• Don Hall, DrPH, CHES | Wellsource.com Step 6. Measure and evaluate outcomes. It’s good to evaluate your wellness program once a year. Ask your participants what they liked about it, what was most helpful or least helpful, and what could be done to make the program better next year. It is also extremely valuable to repeat the HRA and health screening each year. The Personal Wellness Profile™ includes a Group Progress Report for administrators. It shows the areas where employees improved, and documents the organization’s overall success. Management will be very interested in this report. Participants also receive a personal progress report. Did their overall wellness score improve? Did their health age improve – that is, are they “younger” this year than last year? Are their blood tests, BMI, and blood pressure readings better than last year? The report answers these questions. It also gives them the information they need to plan and set goals for the coming year. It helps them see how they’ve been successful. And nothing motivates people more than success. 1. 7 Summary By actively providing wellness activities and developing a culture of health at your organization, you are investing in the greatest asset in your company – the health and well-being of your staff. It will pay rich dividends in goodwill, increased productivity, and ultimately lower healthcare costs. By offering worksite wellness, you are turning from a reactive approach to healthcare (paying high costs to treat preventable heart attacks, cases of cancer, and diabetes) to a proactive approach of prevention and health promotion. Remember: If you do nothing, healthcare costs will continue to skyrocket. Be part of the solution. Be proactive. For resources to help you initiate an effective wellness program, contact Wellsource at 1-800-533-9355 or visit www.wellsource.com. We’ll show you how. Assess YOUR POPULATION 2. Discover 6. Measure THE RESULTS AND EVALUATE OUTCOMES 5. Create 3. Intervene A CULTURE OF HEALTH AND EDUCATE YOUR PARTICIPANTS 4. Motivate AND TRACK PARTICIPATION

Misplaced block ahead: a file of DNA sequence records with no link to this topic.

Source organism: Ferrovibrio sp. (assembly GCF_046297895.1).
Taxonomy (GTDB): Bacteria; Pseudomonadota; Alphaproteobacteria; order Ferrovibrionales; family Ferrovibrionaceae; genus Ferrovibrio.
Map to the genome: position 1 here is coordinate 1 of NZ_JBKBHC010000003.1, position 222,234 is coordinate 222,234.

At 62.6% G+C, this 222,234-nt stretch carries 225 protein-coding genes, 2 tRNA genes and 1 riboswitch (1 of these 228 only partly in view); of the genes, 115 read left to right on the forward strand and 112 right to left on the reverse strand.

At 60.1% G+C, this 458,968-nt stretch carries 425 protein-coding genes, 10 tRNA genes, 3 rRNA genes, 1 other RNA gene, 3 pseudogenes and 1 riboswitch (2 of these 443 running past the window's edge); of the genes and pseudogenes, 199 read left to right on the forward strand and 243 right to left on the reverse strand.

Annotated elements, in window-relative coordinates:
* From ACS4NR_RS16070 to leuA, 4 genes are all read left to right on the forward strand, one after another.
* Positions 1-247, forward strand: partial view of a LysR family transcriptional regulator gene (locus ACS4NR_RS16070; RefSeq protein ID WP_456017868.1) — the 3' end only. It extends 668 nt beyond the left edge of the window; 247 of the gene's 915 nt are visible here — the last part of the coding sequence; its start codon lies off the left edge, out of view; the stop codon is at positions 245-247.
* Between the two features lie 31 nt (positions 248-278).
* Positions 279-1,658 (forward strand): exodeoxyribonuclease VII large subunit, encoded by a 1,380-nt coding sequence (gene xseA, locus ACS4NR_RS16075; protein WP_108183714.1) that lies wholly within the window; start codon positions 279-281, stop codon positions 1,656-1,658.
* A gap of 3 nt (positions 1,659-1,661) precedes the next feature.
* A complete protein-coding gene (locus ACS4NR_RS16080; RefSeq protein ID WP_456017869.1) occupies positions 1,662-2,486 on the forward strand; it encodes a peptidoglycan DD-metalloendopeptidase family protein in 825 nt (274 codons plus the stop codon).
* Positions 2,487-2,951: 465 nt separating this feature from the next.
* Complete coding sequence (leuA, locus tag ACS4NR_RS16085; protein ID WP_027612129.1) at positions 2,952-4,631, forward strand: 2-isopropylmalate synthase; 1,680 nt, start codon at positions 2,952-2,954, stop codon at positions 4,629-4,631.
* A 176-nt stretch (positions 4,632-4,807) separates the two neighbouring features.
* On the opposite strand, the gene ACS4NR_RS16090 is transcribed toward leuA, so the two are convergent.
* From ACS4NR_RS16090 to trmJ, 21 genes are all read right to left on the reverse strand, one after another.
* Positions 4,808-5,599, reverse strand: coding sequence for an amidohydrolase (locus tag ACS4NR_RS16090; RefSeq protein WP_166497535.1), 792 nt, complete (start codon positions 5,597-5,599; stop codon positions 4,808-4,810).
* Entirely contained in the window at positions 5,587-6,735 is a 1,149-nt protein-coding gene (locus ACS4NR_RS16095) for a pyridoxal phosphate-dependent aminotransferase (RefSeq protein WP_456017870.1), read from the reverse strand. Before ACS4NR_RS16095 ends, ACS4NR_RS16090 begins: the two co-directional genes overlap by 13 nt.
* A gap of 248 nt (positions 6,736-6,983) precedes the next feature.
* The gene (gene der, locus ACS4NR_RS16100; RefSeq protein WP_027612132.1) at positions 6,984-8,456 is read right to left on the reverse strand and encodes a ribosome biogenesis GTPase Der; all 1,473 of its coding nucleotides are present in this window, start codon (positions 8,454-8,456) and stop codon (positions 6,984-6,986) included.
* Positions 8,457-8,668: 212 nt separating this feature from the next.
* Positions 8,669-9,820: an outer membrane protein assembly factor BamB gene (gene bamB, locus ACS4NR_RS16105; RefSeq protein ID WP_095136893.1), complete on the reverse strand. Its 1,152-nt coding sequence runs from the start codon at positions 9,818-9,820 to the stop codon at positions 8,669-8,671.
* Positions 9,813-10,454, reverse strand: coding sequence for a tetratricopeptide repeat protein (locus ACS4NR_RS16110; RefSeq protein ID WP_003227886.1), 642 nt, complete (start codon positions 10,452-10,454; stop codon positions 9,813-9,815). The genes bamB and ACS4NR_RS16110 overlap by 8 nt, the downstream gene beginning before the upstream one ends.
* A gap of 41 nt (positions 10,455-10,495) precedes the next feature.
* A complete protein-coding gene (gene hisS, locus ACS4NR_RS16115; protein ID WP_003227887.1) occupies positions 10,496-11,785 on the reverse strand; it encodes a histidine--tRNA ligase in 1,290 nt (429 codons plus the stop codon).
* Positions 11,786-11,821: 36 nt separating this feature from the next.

• 8 6 KEY STEPS TO A SUCCESSFUL WELLNESS PROGRAM References: 1. Brewer P et al. Getting Fit with Corporate Wellness Programs. Strategic Finance. May 2010. 2. Berry L et al. What’s the Hard Return on Employee Wellness Programs? Harvard Business Review. December 2010. 3. R iedel J et al. Use of a Normal Impairment Factor in Quantifying Avoidable Productivity Loss Because of Poor Health. Journal of Occupational & Environmental Medicine. March 2009. 4. Hall D. Creating a Culture of Health in Your Organization. Wellsource Inc. 2012. 5. O’Donnell M. Making the Impossible Possible: Engaging the Entire Population in Comprehensive Workplace Health Promotion Programs at No Net Cost to Employers or Employees. American Journal of Health Promotion. July-August 2010. 6. Healthier Worksite Initiative. Centers for Disease Control and Prevention. 2012. About the Author Dr. Don Hall has made good health his life’s work. He began his career as a health educator – teaching community members, nurses, and college students about nutrition and health. In the 1970s, Dr. Hall developed wellness programs for school districts and a worksite wellness program for a health insurance company – one of the first programs in the nation. Seeing a great need for health promotion in the business sector, Dr. Hall founded Wellsource, Inc., a company that would help individuals and groups arrive at their wellness, fitness, and nutrition goals. Wellsource now works with nearly 1,000 corporations and government agencies worldwide. Dr. Hall serves as an industry expert and continues to lead the company into an era when being healthy is not only a good idea, it’s good business. An active fitness and health enthusiast, Dr. Hall has also completed 19 marathons; bicycled across five states, as well as Germany, Austria, and Switzerland; and has climbed to Camp 1 on Mt. Everest. To start your successful wellness program, call 1-800-533-9355 or visit wellsource.com